This story was originally printed in the Daily Post on June 22. Don’t be the last to know — pick up the Daily Post every morning at more than 1,000 locations.
By the Daily Post staff
A scorching new report from the Santa Clara County Civil Grand Jury finds that VTA is one of the most expensive and inefficient transit agencies in the country, the third Grand Jury report to criticize the agency since 2003.
The report criticizes the agency’s governance practices, particularly around financial management.
For example, VTA collected 5% less in fares in 2018 than in 2009 — but increased its operating expenses by 51% during the same period.
San Jose dominates VTA’s board
The Grand Jury finds that VTA’s board of directors is monopolized by representatives from San Jose and Santa Clara County, who get five and two voting seats on the board, respectively.
All of the other cities in the county combined have five voting board members, who tend to be less experienced and have higher turnover than the San Jose and county representatives.
The cities of Palo Alto, Mountain View, Los Altos and Los Altos Hills are all represented by a single voting member, currently Mountain View Councilman John McAlister.
The report also urges VTA to hold off on extending the light rail service to Eastridge in San Jose for $450 million, given that the system is one of the country’s most expensive, heavily subsidized and least used light rail systems in the country.
“VTA is committed to transparency and the prudent allocation of the resources entrusted to us,” transit agency spokeswoman Holly Perez said in a statement. “We intend to carefully review the report provided by the Civil Grand Jury. The report will help to inform the work we are currently performing.”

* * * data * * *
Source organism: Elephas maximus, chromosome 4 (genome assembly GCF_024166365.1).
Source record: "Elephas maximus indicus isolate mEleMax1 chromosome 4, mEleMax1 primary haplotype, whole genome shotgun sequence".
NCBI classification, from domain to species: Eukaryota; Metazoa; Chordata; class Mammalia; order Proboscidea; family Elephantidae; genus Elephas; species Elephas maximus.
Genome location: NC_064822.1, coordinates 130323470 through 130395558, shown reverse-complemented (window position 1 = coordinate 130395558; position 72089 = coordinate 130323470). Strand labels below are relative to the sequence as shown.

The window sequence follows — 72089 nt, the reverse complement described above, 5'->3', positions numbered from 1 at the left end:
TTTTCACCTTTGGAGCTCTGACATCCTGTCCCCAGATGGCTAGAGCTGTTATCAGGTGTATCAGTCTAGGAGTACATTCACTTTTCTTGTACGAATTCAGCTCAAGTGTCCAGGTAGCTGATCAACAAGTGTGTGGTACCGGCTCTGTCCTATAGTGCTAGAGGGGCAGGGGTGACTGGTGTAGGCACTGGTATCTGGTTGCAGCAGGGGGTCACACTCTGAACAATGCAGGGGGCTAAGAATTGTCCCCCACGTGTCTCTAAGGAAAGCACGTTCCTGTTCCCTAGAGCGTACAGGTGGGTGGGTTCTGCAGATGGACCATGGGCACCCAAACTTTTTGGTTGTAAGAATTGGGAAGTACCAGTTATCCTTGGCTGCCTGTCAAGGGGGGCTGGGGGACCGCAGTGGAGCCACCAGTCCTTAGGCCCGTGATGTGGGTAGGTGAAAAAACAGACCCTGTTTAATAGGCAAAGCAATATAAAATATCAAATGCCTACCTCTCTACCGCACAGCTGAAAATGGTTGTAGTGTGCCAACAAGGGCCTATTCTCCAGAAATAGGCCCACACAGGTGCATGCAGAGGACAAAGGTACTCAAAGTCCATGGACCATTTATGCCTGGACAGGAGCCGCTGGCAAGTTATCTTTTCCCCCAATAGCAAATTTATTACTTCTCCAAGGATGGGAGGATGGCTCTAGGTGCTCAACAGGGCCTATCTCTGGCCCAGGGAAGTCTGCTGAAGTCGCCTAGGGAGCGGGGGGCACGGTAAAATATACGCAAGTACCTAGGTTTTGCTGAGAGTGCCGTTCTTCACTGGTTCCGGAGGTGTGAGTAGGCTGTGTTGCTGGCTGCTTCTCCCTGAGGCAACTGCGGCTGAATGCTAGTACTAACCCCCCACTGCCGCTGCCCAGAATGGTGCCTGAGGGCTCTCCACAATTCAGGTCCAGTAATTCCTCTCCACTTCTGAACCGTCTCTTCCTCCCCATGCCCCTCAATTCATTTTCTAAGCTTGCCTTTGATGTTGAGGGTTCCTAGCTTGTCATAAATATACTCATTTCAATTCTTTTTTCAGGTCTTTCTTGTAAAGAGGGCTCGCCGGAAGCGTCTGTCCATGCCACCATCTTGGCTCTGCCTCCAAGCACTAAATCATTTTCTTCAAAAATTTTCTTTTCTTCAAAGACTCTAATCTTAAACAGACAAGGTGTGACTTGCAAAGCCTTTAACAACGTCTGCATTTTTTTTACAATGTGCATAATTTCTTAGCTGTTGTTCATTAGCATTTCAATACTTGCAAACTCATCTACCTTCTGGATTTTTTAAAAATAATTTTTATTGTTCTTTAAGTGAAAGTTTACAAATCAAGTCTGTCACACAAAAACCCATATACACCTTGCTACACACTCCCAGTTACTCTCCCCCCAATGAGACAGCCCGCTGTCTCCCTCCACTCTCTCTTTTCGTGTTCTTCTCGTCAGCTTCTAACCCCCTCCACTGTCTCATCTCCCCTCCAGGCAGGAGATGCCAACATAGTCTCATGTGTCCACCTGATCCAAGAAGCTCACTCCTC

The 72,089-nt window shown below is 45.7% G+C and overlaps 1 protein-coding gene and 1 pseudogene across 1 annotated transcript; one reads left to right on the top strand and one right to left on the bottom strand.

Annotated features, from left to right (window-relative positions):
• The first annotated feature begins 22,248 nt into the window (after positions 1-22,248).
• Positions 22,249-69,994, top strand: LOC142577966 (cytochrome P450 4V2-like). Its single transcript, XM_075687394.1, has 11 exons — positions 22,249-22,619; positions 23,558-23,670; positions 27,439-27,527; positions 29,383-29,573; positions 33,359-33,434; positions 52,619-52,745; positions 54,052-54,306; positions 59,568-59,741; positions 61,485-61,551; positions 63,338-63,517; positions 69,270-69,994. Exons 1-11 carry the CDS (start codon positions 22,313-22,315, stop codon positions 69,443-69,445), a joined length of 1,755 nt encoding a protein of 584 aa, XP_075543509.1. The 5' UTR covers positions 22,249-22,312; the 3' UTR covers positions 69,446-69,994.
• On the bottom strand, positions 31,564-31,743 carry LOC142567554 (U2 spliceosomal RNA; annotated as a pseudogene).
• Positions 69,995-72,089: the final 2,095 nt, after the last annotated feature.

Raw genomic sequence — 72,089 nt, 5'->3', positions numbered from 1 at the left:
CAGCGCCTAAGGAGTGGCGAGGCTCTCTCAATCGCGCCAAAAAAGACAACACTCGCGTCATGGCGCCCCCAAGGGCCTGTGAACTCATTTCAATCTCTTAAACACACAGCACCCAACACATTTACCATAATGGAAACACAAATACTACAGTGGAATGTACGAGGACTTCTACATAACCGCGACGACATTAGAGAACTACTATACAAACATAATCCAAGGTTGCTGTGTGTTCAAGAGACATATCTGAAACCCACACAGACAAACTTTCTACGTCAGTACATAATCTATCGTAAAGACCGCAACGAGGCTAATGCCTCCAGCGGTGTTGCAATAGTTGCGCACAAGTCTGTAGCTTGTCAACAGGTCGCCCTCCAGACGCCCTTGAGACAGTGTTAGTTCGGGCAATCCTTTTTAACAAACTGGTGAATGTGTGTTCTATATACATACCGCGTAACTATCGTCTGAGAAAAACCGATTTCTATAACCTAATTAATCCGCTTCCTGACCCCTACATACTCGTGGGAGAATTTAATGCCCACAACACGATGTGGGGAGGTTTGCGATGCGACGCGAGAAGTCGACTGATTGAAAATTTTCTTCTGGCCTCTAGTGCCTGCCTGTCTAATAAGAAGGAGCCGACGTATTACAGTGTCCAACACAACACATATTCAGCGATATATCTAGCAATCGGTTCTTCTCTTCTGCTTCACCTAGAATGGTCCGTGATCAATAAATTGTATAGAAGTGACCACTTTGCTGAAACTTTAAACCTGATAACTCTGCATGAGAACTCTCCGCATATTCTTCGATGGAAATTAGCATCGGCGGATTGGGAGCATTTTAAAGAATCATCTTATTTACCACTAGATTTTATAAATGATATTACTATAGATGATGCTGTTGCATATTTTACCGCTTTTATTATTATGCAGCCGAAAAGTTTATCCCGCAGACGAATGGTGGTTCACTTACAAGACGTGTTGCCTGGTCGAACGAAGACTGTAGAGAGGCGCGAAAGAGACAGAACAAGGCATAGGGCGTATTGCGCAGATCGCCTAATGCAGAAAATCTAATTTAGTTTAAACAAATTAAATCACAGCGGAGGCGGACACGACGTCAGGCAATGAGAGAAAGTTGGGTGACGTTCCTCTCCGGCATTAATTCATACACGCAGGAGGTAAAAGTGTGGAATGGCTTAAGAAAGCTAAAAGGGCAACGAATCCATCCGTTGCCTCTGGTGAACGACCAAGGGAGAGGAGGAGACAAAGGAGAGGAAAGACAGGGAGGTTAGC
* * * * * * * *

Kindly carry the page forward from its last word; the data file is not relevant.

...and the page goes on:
Mishandling financial crises
Perez said the VTA’s board had established an ad hoc committee focused on financial stability that provided direction on steps to improve the organization’s financial direction.
“Many of these steps are already implemented,” Perez said. “An Ad Hoc Board Enhancement Committee is currently meeting to address improving the effectiveness of board members and making better use of the time spent in board and committee meetings.”
The report actually criticizes the establishment of the Ad Hoc Financial Stability Committee that Perez touted, stating that VTA board has “historically followed a pattern of waiting for a financial crisis to arise and then appointing an ad hoc committee.”
In January 2018, San Jose Mayor Sam Liccardo — then VTA’s board chair — didn’t engage the full board about the agency’s structural deficit problem by holding a workshop, for example, and instead created an Ad Hoc Financial Stability Committee chaired by an ex officio member of the board and two voting board members.
The committee then invited a group of 12 “stakeholders” — employees, union representatives and individuals from community organizations — “each with their own agenda, but none with the fiduciary duty to make tough policy decisions solely in the best interests of VTA and county taxpayers,” the report states.
This committee was formed 14 years after another county Grand Jury report on VTA noted that it was “the fiduciary responsibility of the board, not a committee, a business lobbying group, or business community leaders, to provide oversight and direction” on VTA’s operations and financial management.
The ad hoc committee met six times between March and December 2018, canceling three of the nine planned meetings. At one committee meeting in August, VTA Chief Financial Officer Raj Srinath said the agency could continue operating for 18 to 24 months before going “off a cliff.”
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